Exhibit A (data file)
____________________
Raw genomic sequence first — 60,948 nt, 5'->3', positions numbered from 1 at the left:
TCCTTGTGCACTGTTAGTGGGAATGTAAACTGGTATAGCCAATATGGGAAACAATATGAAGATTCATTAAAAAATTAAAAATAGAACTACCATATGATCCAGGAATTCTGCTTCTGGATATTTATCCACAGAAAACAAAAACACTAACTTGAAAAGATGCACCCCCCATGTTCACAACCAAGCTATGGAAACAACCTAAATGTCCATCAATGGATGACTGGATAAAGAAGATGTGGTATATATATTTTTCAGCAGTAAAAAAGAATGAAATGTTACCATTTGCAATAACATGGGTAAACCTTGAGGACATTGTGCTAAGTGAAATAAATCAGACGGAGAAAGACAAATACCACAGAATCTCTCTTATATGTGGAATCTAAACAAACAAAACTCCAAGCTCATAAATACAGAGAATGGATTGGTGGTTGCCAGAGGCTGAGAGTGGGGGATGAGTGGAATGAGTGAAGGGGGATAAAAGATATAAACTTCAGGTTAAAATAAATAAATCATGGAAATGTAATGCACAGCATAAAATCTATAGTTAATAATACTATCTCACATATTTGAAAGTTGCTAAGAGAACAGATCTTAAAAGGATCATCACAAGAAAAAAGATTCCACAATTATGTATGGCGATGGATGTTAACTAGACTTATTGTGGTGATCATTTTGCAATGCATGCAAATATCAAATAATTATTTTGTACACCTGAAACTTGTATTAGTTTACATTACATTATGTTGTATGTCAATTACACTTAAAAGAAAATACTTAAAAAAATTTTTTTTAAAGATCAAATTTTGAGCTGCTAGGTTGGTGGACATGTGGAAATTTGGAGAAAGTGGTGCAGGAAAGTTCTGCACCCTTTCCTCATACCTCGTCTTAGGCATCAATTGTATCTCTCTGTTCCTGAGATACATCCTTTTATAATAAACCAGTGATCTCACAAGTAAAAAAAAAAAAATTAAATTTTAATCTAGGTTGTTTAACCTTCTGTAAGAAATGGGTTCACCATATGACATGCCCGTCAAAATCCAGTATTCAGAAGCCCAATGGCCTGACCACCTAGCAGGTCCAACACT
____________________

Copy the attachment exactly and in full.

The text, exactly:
Raw genomic sequence first — 60,948 nt, 5'->3', positions numbered from 1 at the left:
TCCTTGTGCACTGTTAGTGGGAATGTAAACTGGTATAGCCAATATGGGAAACAATATGAAGATTCATTAAAAAATTAAAAATAGAACTACCATATGATCCAGGAATTCTGCTTCTGGATATTTATCCACAGAAAACAAAAACACTAACTTGAAAAGATGCACCCCCCATGTTCACAACCAAGCTATGGAAACAACCTAAATGTCCATCAATGGATGACTGGATAAAGAAGATGTGGTATATATATTTTTCAGCAGTAAAAAAGAATGAAATGTTACCATTTGCAATAACATGGGTAAACCTTGAGGACATTGTGCTAAGTGAAATAAATCAGACGGAGAAAGACAAATACCACAGAATCTCTCTTATATGTGGAATCTAAACAAACAAAACTCCAAGCTCATAAATACAGAGAATGGATTGGTGGTTGCCAGAGGCTGAGAGTGGGGGATGAGTGGAATGAGTGAAGGGGGATAAAAGATATAAACTTCAGGTTAAAATAAATAAATCATGGAAATGTAATGCACAGCATAAAATCTATAGTTAATAATACTATCTCACATATTTGAAAGTTGCTAAGAGAACAGATCTTAAAAGGATCATCACAAGAAAAAAGATTCCACAATTATGTATGGCGATGGATGTTAACTAGACTTATTGTGGTGATCATTTTGCAATGCATGCAAATATCAAATAATTATTTTGTACACCTGAAACTTGTATTAGTTTACATTACATTATGTTGTATGTCAATTACACTTAAAAGAAAATACTTAAAAAAATTTTTTTTAAAGATCAAATTTTGAGCTGCTAGGTTGGTGGACATGTGGAAATTTGGAGAAAGTGGTGCAGGAAAGTTCTGCACCCTTTCCTCATACCTCGTCTTAGGCATCAATTGTATCTCTCTGTTCCTGAGATACATCCTTTTATAATAAACCAGTGATCTCACAAGTAAAAAAAAAAAAATTAAATTTTAATCTAGGTTGTTTAACCTTCTGTAAGAAATGGGTTCACCATATGACATGCCCGTCAAAATCCAGTATTCAGAAGCCCAATGGCCTGACCACCTAGCAGGTCCAACACT